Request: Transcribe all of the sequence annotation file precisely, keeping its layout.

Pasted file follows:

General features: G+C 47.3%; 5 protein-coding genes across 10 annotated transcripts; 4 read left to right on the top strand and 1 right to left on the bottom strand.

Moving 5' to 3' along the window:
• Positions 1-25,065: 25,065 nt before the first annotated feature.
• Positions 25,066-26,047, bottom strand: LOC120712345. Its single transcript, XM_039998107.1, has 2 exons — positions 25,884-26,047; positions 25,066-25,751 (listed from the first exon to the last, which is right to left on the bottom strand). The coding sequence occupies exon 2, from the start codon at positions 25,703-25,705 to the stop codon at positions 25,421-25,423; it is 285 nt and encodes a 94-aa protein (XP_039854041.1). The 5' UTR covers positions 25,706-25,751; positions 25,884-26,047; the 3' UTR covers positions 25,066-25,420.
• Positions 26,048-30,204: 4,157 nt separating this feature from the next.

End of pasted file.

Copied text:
General features: G+C 47.3%; 5 protein-coding genes across 10 annotated transcripts; 4 read left to right on the top strand and 1 right to left on the bottom strand.

Moving 5' to 3' along the window:
• Positions 1-25,065: 25,065 nt before the first annotated feature.
• Positions 25,066-26,047, bottom strand: LOC120712345. Its single transcript, XM_039998107.1, has 2 exons — positions 25,884-26,047; positions 25,066-25,751 (listed from the first exon to the last, which is right to left on the bottom strand). The coding sequence occupies exon 2, from the start codon at positions 25,703-25,705 to the stop codon at positions 25,421-25,423; it is 285 nt and encodes a 94-aa protein (XP_039854041.1). The 5' UTR covers positions 25,706-25,751; positions 25,884-26,047; the 3' UTR covers positions 25,066-25,420.
• Positions 26,048-30,204: 4,157 nt separating this feature from the next.